The mining ponds at Malim Nawar in Perak always look as if they have great potential, and over the years, they’ve proved to be quite a rarity magnet, with ‘firsts’ like Long-billed Plover and Eurasian Wryneck, and other rarities like the Tufted Duck earlier this year. If only they weren’t a two and a half hour drive away!
But I bit the bullet and got up very early, tempted by the carrot of plenty of Long-toed Stints and a Little Stint photographed by Amar a few days previously.
I set my hide up in an empty fishpond where there seemed to be quite a lot of wader action. Before long I spotted the Little Stint in among a bevy of Long-toed.
I won’t go into the details of Little Stint identification again (see previous post), but this is an extraordinarily long-billed individual, and it shows the distiinctive fine tip and slight downward curvature well.
It was noticeably larger than the accompanying Long-toed Stints. So why is it called “Little” you may ask? The same reason that Common Kingfisher is called “Common” and Oriental Magpie-robin has its name. Basically, most English bird names are UK-centric, named by British ornithologists of yesteryear, and I guess it is “little” when compared to other common waders in Britain (e.g. Dunlin).
It came a bit closer eventually, and this helped me pick out a few breeding feathers – a median covert on the right side and one or two rear scapulars – all showing nice large black centres and broad orangey edges. The leg length, bill length and shape, and overall structure (see last post) clearly ruled out Red-necked Stint, but it’s always nice to have one or two breeding feathers as ‘clinchers’! This is the second Little Stint I’ve seen at Malim Nawar (here‘s the first), and I’ve still yet to see a Red-necked there. While Red-necked is a true intertidal bird, my experience of Little Stints in Malaysia is that, though they do occur on mudflats, they seem to prefer freshwater environments.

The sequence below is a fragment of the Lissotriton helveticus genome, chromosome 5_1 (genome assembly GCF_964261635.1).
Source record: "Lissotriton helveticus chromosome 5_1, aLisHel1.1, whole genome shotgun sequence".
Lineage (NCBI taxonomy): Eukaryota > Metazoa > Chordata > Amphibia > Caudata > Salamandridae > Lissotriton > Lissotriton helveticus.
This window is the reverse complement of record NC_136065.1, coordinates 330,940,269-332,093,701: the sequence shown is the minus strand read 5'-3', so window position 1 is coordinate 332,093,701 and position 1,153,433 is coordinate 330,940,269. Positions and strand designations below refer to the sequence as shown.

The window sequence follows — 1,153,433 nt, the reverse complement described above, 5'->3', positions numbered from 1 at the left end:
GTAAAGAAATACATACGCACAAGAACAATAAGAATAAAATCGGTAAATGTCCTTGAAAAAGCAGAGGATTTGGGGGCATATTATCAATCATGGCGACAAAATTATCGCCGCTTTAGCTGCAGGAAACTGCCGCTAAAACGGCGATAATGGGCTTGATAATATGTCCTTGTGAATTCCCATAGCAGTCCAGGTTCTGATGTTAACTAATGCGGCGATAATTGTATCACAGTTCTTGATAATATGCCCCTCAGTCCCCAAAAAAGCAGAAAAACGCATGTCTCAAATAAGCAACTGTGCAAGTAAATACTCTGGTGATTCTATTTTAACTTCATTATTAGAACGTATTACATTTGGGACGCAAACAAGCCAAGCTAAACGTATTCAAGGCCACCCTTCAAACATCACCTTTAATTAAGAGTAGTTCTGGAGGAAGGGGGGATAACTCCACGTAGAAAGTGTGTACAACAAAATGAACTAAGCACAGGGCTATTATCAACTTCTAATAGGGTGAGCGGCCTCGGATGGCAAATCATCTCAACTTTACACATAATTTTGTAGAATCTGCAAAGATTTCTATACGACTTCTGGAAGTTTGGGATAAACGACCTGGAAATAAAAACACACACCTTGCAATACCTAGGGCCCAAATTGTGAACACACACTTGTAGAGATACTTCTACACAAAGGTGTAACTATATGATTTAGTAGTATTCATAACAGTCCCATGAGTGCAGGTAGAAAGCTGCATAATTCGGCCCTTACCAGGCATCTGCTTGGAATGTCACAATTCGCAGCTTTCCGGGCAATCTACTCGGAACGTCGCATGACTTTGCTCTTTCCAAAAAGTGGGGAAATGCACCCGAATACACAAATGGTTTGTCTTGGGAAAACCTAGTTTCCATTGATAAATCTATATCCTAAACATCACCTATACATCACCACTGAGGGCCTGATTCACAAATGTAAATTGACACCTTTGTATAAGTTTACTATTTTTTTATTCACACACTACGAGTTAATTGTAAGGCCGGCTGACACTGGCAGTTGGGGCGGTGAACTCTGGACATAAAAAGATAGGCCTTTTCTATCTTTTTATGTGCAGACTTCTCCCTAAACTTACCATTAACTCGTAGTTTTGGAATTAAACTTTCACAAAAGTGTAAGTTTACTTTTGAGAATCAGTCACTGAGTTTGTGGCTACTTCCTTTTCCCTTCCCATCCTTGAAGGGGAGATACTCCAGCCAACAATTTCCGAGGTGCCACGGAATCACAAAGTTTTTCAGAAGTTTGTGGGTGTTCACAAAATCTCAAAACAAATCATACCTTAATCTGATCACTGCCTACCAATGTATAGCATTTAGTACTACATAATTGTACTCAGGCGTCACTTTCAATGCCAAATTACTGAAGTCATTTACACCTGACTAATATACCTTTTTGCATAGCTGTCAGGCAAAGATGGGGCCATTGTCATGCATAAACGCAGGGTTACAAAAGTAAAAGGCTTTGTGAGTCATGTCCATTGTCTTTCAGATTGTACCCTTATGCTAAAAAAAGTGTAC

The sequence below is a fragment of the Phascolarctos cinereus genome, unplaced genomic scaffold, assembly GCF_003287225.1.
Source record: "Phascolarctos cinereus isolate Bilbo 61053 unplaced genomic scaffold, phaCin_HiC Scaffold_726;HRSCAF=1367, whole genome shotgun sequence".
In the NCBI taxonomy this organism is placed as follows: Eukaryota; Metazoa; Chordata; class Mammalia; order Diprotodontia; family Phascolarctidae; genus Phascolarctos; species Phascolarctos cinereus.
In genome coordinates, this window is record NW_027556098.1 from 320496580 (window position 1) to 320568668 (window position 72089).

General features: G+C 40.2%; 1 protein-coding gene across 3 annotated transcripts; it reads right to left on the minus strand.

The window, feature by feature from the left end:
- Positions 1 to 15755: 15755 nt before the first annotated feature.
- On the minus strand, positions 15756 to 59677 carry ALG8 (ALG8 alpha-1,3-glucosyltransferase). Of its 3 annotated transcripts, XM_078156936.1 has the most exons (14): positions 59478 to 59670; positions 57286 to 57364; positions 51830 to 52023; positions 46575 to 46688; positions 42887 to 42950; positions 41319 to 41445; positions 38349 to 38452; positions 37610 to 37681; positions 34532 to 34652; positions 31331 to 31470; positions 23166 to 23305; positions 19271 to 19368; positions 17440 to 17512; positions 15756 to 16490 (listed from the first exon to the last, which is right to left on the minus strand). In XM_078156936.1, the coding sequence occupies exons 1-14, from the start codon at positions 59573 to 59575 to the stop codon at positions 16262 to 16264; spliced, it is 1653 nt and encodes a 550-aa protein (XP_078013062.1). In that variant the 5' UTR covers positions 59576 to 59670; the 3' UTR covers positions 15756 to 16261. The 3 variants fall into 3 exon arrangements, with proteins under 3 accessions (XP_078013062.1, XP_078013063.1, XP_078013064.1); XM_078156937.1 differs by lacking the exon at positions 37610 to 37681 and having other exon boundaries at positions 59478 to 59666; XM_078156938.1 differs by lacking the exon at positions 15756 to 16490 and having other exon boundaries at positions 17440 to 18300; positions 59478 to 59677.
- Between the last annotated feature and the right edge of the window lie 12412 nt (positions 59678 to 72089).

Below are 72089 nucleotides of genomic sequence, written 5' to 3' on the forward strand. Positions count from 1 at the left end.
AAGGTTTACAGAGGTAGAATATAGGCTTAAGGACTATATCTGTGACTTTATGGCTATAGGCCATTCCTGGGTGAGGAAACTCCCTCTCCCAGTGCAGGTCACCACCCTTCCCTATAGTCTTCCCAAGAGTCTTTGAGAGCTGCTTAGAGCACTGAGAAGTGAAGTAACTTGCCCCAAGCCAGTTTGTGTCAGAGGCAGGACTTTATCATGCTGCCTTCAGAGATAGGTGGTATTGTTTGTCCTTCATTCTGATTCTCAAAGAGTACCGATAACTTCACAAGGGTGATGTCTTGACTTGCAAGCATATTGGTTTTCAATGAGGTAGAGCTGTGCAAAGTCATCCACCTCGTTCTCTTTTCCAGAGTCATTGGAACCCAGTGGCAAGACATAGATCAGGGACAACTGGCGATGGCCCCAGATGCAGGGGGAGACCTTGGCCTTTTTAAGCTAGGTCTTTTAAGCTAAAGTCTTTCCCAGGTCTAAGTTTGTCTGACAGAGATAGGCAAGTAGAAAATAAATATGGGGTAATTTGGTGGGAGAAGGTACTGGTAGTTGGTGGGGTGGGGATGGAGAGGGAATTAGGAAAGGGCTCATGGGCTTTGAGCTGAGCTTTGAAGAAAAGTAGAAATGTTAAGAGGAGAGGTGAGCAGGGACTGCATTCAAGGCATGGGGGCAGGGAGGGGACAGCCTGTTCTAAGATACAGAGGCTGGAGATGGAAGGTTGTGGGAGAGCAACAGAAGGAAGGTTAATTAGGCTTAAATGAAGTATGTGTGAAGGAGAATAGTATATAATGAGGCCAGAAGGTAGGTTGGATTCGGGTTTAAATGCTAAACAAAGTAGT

Creepy! That’s how I’d describe Long-toed Stints. They creep about on constantly flexed legs, always looking hunched and furtive. All the birds I saw today were adults, and this one’s still growing out its new tertials, so you can clearly see the extent of the primary moult – still the outer 2 or 3 to go.
More birds in moult from breeding to non-breeding plumage.
An adult (sexed as a male by the narrow breastband) Little Ringed Plover moulting into non-breeding plumage. The new scapulars have quite rusty brown fringes.
Another adult, well through its wing and tail moult already. All the primaries are new (the outer one is still growing), and only the outer secondaries are new. There’s a fantastic resource here. If you click on Little Ringed Plover, you’ll download a fully-illustrated article showing how to age and sex LRPs. They show the curonicus race, which is the same one we have here.
In addition to tons of Long-toed Stints, Wood Sandpipers, Black-winged Stilts and Oriental Pratincoles, this pool had an adult Black-tailed Godwit. The bird had an injured leg, and possibly spent the summer here.
Some appeared more richly toned than others, but as far as I could see, all were adults. I think the one above has partially moulted into non-breeding plumage, so has some fresh coverts and scapulars. The one below appears to be in very worn breeding plumage.
I took plenty of shots, more in hope than anything, but I got lucky. This one shows the pin-like outer tail feathers which identify it as a Pintail Snipe. This kind of habitat is rare in Penang, where I see most of my snipe. There, all the “Swintail” Snipes which I’ve been able to identify to species (by photographing the outer tail) have been Swinhoe’s, and all have been in wet paddyfields or at the edge of marshy pools. Here the habitat was much drier. Could habitat preference be one key to identification I wonder? Too early to say, but worth following up on. There’s a good resource on Asian snipes here by the way, especially if you can read Japanese!
On my way back home I checked out the Pulau Burung Landfill site, now a sad shadow of its former glory. I snapped this juvenile moulting to first non-breeding Red-wattled Lapwing moments before it took off. It seems to have replaced it mantle and scapulars and one median covert.
The colours are nice but the conditions are appalling! A few Little Grebes are hanging on amid the filth.